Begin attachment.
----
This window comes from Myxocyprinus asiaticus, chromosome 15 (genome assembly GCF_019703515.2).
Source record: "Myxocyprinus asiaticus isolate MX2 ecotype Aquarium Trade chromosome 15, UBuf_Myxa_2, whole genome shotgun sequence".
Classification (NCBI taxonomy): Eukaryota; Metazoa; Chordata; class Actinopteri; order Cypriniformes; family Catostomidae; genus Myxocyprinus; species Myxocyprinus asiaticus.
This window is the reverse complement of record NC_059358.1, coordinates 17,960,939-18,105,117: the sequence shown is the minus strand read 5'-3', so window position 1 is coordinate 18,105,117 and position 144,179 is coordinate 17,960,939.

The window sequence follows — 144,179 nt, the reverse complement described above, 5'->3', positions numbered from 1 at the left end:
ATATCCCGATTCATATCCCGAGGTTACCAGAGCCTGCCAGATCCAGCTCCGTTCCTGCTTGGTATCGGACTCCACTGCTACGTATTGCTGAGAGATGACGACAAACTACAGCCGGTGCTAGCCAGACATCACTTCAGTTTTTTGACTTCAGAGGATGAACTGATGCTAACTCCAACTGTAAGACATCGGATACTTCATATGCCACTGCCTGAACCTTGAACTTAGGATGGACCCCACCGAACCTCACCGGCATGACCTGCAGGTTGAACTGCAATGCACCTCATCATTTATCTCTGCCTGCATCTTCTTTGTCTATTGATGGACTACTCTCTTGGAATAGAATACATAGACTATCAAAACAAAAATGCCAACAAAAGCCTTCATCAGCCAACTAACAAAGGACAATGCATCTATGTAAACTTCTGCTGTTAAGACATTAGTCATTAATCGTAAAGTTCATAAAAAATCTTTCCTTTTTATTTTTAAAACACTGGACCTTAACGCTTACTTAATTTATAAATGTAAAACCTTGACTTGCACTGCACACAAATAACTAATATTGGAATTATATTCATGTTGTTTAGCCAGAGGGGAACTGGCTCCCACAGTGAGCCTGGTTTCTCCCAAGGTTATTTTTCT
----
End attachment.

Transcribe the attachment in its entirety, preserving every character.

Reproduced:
This window comes from Myxocyprinus asiaticus, chromosome 15 (genome assembly GCF_019703515.2).
Source record: "Myxocyprinus asiaticus isolate MX2 ecotype Aquarium Trade chromosome 15, UBuf_Myxa_2, whole genome shotgun sequence".
Classification (NCBI taxonomy): Eukaryota; Metazoa; Chordata; class Actinopteri; order Cypriniformes; family Catostomidae; genus Myxocyprinus; species Myxocyprinus asiaticus.
This window is the reverse complement of record NC_059358.1, coordinates 17,960,939-18,105,117: the sequence shown is the minus strand read 5'-3', so window position 1 is coordinate 18,105,117 and position 144,179 is coordinate 17,960,939.

The window sequence follows — 144,179 nt, the reverse complement described above, 5'->3', positions numbered from 1 at the left end:
ATATCCCGATTCATATCCCGAGGTTACCAGAGCCTGCCAGATCCAGCTCCGTTCCTGCTTGGTATCGGACTCCACTGCTACGTATTGCTGAGAGATGACGACAAACTACAGCCGGTGCTAGCCAGACATCACTTCAGTTTTTTGACTTCAGAGGATGAACTGATGCTAACTCCAACTGTAAGACATCGGATACTTCATATGCCACTGCCTGAACCTTGAACTTAGGATGGACCCCACCGAACCTCACCGGCATGACCTGCAGGTTGAACTGCAATGCACCTCATCATTTATCTCTGCCTGCATCTTCTTTGTCTATTGATGGACTACTCTCTTGGAATAGAATACATAGACTATCAAAACAAAAATGCCAACAAAAGCCTTCATCAGCCAACTAACAAAGGACAATGCATCTATGTAAACTTCTGCTGTTAAGACATTAGTCATTAATCGTAAAGTTCATAAAAAATCTTTCCTTTTTATTTTTAAAACACTGGACCTTAACGCTTACTTAATTTATAAATGTAAAACCTTGACTTGCACTGCACACAAATAACTAATATTGGAATTATATTCATGTTGTTTAGCCAGAGGGGAACTGGCTCCCACAGTGAGCCTGGTTTCTCCCAAGGTTATTTTTCT